It's also tough to talk to the people who actually conduct research for the ARB. An ARB department head says the board discourages staff members from talking to the press. Department heads will grant interviews, but only with clearance from the public relations department. (In other words, if the ARB thinks you're hostile, you can't get past the PR department.)
Stedman also contends the EPA is frantic to delete a reference to mobile on-road emissions tests from the Clean Air Act. The agency is worried about ceding power to the states, he says. "Allowing mobile on-road testing would give state authorities more accurate information. It would also make them think about how they can clean up dirty cars. There's nothing in the enabling legislation of the EPA that requires [it] to think. Regulate, yes; think, no."
The version of the Clean Air Act passed by the House of Representatives mentions mobile on-road testing; the Senate bill doesn't. "One eight-word phrase will do more to clean the atmosphere than the rest of that 700-page document," Stedman says. "But it may not survive the [House-Senate] conference."
Auto industry officials warn that we may be reaching the design limits on clean, fuel-efficient engines. During the past two decades, technological improvements have greatly increased safety and fuel economy, but that same technology makes cars more expensive. As a result, the auto fleet is getting older: In 1975, the average age of a car in the United States was 6 years; now, it's 7.6 years. Many drivers can't afford to take advantage of the benefits new technologies provide.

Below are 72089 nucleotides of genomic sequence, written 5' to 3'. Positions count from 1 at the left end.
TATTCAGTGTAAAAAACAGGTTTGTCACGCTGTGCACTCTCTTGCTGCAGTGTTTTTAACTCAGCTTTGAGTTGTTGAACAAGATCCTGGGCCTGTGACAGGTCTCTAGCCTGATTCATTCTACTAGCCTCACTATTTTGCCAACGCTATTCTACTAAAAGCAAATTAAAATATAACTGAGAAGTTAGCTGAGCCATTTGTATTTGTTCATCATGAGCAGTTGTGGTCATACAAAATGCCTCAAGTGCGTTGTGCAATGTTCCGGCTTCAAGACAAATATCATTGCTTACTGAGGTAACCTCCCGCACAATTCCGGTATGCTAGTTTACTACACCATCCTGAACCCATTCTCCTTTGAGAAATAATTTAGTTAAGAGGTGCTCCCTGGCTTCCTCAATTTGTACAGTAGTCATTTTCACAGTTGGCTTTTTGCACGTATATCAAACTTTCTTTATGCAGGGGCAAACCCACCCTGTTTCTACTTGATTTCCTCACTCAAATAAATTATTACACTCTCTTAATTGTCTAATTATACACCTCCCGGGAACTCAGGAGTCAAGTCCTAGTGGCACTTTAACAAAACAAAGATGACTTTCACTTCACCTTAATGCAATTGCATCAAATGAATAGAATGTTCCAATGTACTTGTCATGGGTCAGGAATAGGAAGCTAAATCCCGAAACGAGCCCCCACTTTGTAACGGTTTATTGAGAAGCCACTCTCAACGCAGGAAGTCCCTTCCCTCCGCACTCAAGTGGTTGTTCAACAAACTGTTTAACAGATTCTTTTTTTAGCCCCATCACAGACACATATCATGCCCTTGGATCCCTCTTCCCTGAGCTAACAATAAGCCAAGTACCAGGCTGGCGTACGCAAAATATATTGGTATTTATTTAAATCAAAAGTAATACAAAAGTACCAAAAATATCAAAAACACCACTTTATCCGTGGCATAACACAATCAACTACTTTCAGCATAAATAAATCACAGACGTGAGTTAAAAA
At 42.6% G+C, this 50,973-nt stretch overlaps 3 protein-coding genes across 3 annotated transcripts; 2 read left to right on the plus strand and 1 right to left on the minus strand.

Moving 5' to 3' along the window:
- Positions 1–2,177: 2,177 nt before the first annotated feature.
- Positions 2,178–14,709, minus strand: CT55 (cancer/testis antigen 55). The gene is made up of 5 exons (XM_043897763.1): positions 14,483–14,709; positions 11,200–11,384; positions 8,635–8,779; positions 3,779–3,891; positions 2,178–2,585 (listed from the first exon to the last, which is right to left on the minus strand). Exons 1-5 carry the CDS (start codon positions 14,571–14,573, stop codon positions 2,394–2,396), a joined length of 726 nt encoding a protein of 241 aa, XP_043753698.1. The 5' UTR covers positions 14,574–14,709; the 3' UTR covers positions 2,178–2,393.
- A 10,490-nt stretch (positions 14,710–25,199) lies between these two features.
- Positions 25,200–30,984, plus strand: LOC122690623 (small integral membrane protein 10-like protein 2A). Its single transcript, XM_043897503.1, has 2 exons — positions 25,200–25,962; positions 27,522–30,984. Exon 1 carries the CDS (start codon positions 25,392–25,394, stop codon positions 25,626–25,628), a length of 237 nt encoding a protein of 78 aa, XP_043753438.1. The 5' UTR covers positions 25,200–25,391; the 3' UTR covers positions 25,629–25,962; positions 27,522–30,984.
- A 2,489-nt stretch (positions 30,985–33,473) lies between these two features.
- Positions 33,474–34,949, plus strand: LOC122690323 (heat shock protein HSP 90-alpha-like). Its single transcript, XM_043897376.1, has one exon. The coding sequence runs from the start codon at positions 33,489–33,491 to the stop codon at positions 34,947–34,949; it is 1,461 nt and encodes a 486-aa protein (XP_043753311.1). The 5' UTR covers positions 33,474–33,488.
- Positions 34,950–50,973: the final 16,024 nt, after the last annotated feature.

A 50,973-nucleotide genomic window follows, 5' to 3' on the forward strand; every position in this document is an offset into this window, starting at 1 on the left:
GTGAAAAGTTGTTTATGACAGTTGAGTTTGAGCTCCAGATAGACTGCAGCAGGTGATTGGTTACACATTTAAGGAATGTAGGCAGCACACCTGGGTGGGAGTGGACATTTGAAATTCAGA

Turf wars between bureaucrats and research scientists threaten to impede the development of effective pollution control. But simple and elegant systems like mobile emissions testing divide people who want to solve problems from those who would rather carve out bigger chunks of authority. Stedman laughs about these internal squabbles. "I can polarize more people against their own departments than you can possibly imagine," he chuckles. "It's an incredible talent."
Rick Henderson is researcher/reporter for REASON.